On the path from the first part design to a component ready for production, several iterations are often required where different aspects of the part design and the production process are tested. In the case of ceramic injection molding (CIM), this can be a time-consuming exercise, as tooling rework commonly requires several weeks. Therefore, many attempts have been made by parts producers to reduce the development steps, ranging from green part post-machining to additively manufactured (AM) parts to a method called ‘soft tooling’, which uses cast epoxy or AM polymer molds. Of these, only the latter approach allows prototyping with the same production process and material as used for the actual mass-produced component.
Freeform injection molding – Single-use molds
Freeform injection molding (FIM) uses a dissolvable UV-curing polymer for 3D-print molds. A lithography-based device (AFU5), made by AddiFab (Denmark), is used to print the molds. Such a dissolvable mold material removes all conventional mold design considerations regarding draft angles, ejector pins and split line. Furthermore, component design – comparable to additive manufacturing – is made possible since there are no restrictions with regard to undercuts, the way there are with conventional split tools. Neither is mold deterioration an issue, as the mold material is formulated to dissolve and is therefore single-use only. With each mold it is possible to produce different features and dimensions. This allows an exploration of prototypes at different stages of tool construction, such as material selection or different allowances for setting the desired sintering dimensions of the components. Therefore, such iterations on the final prototype can be carried out in less time and at reduced cost.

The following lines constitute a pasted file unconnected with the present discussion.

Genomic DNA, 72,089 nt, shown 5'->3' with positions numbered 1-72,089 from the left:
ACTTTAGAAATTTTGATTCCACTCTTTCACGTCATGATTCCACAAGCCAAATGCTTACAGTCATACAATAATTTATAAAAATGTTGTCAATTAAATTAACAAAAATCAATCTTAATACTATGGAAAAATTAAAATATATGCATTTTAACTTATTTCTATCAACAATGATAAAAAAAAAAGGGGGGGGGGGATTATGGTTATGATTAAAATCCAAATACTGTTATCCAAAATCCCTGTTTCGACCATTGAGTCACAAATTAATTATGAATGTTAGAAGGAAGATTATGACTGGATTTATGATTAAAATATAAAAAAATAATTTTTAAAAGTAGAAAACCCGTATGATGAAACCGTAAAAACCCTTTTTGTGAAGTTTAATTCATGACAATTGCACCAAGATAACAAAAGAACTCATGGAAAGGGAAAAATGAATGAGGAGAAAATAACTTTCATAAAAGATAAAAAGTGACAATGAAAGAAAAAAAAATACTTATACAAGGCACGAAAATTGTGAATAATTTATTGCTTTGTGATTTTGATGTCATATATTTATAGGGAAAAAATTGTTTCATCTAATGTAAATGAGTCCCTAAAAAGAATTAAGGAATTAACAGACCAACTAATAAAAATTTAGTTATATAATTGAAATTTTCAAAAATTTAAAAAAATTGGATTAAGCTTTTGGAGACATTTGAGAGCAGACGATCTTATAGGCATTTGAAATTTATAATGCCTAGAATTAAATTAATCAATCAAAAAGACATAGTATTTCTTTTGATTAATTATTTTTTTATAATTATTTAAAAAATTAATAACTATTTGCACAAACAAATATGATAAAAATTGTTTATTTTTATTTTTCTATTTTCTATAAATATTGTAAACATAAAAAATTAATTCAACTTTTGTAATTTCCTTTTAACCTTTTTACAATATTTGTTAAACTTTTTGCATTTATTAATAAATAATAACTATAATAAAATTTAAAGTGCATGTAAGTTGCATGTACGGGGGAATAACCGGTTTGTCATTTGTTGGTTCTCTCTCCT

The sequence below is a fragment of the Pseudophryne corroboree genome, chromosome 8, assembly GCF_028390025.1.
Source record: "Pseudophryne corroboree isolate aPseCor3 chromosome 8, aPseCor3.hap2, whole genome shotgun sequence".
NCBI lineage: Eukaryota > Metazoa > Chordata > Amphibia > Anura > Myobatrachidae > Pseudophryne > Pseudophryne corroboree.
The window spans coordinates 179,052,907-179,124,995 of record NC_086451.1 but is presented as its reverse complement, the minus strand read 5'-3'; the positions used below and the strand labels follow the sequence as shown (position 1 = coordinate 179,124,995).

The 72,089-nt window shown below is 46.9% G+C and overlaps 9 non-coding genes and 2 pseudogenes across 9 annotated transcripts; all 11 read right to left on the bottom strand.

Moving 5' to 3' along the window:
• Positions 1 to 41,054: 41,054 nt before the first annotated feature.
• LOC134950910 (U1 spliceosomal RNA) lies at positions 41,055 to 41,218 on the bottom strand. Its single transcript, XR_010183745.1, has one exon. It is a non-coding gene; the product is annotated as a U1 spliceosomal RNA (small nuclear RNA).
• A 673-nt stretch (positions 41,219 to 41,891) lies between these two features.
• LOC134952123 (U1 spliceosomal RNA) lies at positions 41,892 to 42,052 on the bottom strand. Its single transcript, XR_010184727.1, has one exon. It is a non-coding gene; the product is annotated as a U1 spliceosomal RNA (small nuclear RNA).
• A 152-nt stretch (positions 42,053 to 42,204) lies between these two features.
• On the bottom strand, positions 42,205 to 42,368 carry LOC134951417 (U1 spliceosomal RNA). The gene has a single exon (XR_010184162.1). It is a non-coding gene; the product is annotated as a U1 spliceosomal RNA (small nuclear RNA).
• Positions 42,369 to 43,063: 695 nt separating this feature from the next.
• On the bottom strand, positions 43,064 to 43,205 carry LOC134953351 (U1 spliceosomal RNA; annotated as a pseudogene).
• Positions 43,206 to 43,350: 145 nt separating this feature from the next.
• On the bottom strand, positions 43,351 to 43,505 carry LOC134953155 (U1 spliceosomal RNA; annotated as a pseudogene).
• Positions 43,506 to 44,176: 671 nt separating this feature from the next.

Single-use molds in ceramic injection molding
Commercial CIM feedstocks were successfully used to produce demonstration parts with the FIM process. FIM-inherent process steps such as injection into a polymer mold or demolding had no negative effect on the subsequent green part debinding and sintering steps. In comparison with conventionally produced CIM parts, the sintered parts showed very good performance and comparable shrinkage behavior.